Pronunciation time! Verdicchio: [Vair-dee-kee-oh] Dei Castelli Di Jesi: [Day kah-stay-lee dee jeh-see] Phew! It’s a tough one! You almost need a glass of wine after saying all that!
So what do we have right here? Well, apart from being a tiny-nightmare to pronounce, Verdicchio is probably most easily compared to Pinot Grigio, only with a little-more body
The name Verdicchio comes to us in part by the Italian word for green (“verde”), due to the greenish-yellow hue of the wine. Bore all your friends to death with that fact, why don’t you!
Winemaker Maurizio Marchetti is an avid painter. With a particular love for the work of Renaissance painter Botticelli (“Don’t we all, darling!”), this particular bottle bears Botticelli’s Venus.
Marchetti is known to be extremely picky about the grapes he chooses to go into his wines. What’s new there, since that’s what EVERY winery in the world claims!?!? That’s very true, but not every winemaker in the world has a cardiologist for a wife! That’s right! Maurizio Marchetti is the brains behind this operation, but since his wife is a heart surgeon, he can afford to be a little-more selective about the grapes he uses. So-much-so, that he sometimes produces as little as a half bottle of wine per vine!
Place (click map for larger view)
The Marches. What can be said about wines from the Marches that hasn’t already been said? Well, since I’m fairly sure this is my first full review of a wine from the Marches, a lot, probably!
There’s a very good chance that if you’re drinking wine from Italy, it comes from either Tuscany, Tre-Venezie (a name used to denote the three regions in the top north-eastern corner) or Piedmont.
Even as a Somm, I very rarely get to experience the wines from Marches. I certainly learned a lot about the region through all the wine books I’ve read, but I have a tendency to forget things if I’m not practicing them! The wines from Marches are just not widely seen on wine lists, mainly because of poor marketing, but also going back to my original point that the wines are just so bloody difficult to pronounce!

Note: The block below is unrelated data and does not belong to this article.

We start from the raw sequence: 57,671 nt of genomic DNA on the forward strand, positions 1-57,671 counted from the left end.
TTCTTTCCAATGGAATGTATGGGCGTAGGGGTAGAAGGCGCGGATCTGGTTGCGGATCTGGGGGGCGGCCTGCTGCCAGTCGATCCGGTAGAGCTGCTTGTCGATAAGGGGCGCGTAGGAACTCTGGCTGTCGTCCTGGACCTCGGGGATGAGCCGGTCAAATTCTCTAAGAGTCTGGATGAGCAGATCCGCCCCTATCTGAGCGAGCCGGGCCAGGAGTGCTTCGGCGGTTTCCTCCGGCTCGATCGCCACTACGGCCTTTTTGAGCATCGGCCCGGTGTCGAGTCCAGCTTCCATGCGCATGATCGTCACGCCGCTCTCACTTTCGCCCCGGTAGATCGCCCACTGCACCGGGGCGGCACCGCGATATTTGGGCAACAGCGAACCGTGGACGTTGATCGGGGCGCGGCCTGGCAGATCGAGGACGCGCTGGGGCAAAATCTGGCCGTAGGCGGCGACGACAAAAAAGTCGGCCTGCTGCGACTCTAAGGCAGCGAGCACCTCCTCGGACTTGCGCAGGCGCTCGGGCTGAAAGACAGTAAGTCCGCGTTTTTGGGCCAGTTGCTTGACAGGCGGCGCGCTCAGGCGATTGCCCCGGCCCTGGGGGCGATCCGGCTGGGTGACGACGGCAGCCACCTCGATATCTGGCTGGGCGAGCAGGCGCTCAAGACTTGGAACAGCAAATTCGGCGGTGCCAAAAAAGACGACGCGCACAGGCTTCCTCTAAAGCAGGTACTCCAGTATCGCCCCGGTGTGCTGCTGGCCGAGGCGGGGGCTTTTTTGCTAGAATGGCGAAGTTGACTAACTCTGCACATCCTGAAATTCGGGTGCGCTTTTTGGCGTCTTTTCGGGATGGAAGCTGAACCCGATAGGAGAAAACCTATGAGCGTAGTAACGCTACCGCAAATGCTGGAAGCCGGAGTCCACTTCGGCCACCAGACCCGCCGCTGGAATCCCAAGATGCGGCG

The Marches region of Italy apparently sees close to 3,000 hours (that’s almost 200 days) of grape-warming sun each year!
What makes this wine a “Classico” is that it’s produced from a smaller defined area within Marches. This area has the amount of vines planted per acre limited more than “regular” Verdicchio. Anytime you see “Classico” on a bottle of Italian wine, that pretty-much the same story through Italy.
Verdicchio is known to have a naturally high level of acidity and it’s for that reason the grape was actually used to make some of the first Italian sparkling spumante wines, dating back to the middle of the 19th century.
Medium-bodied, but remaining crisp. The fresh cut grass, herbs, floral notes and apricot leads the way, but really only opened up after a little vigorous swirling. The wine is fresh and alive on the palate, with pear, citrus, and wet stone flavors leading into a dry finish.
I would normally suggest drinking it on it’s own, sat next to the pool somewhere; but since we’re right in the middle at winter, and the heating is temporarily out of action in my house, nothing could be further from my mind! I recommend: gnocchi, seafood salad, clams, salmon, sea bass, sushi, light pastas, or pork….and now I’m cold AND hungry!
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